“Me personally, and a lot of other students like me, have already had their college experience made by being part of sports, and obviously DUCAC have been a massive part of that in governing all the sports clubs” Simons tells me, “One thing that I think could be better is sort of transparency across what DUCAC actually do. It’s definitely been much better in recent times and Jemil made sure of that, that it was an integral part having student representation on DUCAC. But there’s definitely more work to be done there.”
If a lot of clubs feel like a one-club voting structure would be better than that’s something that we can look at implementing
“If you asked a lot of students and the college if they knew what DUCAC was, what it’s good for, what they actually did, the majority wouldn’t really know. That’s a big issue, because it’s a really great opportunity for students to get involved in leadership roles and experience. They can have great experiences sort of being actively involved in sort of college structure and organisation, that kind of stuff.”
If Simons is solid on what his plans are big picture, he is less so on smaller picture plans with office hours being his only concrete idea in his (admittedly short) time in the role. “I feel like definitely the smaller clubs can feel comfortable approaching DUCAC and I can definitely assure them that their problems will be listened to. One of the things I will do is have office hours every week. I have to look at the actual structure of that, but I hope that that will give an opportunity, even if it’s not just the leaders of clubs, but just members of clubs, the smaller clubs the bigger clubs, that everyone can come and that their problems and concerns or their ideas, their hopes for DUCAC and Trinity sport will definitely be listened to.”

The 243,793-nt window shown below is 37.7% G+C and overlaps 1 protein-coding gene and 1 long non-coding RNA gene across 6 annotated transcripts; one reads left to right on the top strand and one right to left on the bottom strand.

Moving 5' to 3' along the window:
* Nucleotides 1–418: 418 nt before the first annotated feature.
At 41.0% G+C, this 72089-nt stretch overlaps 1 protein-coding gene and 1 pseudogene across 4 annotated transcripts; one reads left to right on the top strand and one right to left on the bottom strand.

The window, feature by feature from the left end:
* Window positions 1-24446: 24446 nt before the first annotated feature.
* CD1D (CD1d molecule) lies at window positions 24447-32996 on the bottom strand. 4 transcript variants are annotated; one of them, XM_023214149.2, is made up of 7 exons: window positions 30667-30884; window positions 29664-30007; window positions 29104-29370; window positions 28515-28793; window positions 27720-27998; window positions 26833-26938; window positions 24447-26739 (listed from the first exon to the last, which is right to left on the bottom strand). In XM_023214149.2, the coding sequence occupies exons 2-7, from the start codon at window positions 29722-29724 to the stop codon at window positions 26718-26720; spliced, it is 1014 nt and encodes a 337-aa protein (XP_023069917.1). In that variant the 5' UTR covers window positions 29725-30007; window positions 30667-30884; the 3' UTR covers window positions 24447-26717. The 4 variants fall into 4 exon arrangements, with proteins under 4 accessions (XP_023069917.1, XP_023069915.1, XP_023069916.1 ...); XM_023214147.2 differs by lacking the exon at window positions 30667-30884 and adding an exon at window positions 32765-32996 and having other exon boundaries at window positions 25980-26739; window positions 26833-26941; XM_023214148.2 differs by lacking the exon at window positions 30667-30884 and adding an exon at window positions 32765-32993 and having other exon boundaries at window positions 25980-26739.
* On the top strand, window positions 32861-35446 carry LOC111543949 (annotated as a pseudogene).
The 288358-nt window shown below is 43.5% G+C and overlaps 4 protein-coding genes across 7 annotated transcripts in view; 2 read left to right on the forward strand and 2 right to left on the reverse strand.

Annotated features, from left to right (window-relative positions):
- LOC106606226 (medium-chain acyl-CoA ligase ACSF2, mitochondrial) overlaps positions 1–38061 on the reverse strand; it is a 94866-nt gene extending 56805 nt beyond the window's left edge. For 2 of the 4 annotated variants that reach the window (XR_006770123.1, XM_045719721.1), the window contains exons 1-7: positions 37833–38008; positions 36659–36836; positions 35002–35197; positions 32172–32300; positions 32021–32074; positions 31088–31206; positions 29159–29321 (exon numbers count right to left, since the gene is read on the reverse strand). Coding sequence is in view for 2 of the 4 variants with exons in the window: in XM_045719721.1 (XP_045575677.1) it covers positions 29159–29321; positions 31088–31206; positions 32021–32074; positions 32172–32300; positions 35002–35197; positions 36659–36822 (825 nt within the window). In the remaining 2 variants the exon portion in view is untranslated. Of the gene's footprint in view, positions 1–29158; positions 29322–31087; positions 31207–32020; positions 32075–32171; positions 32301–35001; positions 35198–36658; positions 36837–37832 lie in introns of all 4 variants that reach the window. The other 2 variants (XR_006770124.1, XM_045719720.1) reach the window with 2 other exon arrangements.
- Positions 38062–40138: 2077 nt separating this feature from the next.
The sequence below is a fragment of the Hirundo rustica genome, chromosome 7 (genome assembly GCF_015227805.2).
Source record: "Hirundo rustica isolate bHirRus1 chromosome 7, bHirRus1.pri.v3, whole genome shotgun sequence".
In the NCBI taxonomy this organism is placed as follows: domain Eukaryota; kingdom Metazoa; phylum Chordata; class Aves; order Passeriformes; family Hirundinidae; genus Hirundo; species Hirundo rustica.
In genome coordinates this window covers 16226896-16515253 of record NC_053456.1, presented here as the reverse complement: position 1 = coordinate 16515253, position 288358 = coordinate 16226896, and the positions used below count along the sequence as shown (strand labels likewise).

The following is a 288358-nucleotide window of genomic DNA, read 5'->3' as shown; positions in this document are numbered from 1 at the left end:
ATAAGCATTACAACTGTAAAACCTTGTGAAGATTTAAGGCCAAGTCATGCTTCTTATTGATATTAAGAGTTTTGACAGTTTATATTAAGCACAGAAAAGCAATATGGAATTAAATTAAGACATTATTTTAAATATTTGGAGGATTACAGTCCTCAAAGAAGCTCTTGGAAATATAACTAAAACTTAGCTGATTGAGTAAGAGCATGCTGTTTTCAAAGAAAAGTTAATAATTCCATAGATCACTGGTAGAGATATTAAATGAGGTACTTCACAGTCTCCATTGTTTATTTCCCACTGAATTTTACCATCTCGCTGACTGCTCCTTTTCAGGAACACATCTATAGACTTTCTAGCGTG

“Student led” might be an appropriate description of DUCAC’s predominant theme under Saidi, and Simons looks likely to continue down that direction and provide some continuity between chairs. While he has some grand ideas to continue this, and to champion the voices of smaller clubs, members will be hoping to see more concrete ideas from Simons on how he would go about this as he settles into his role in the coming weeks and months.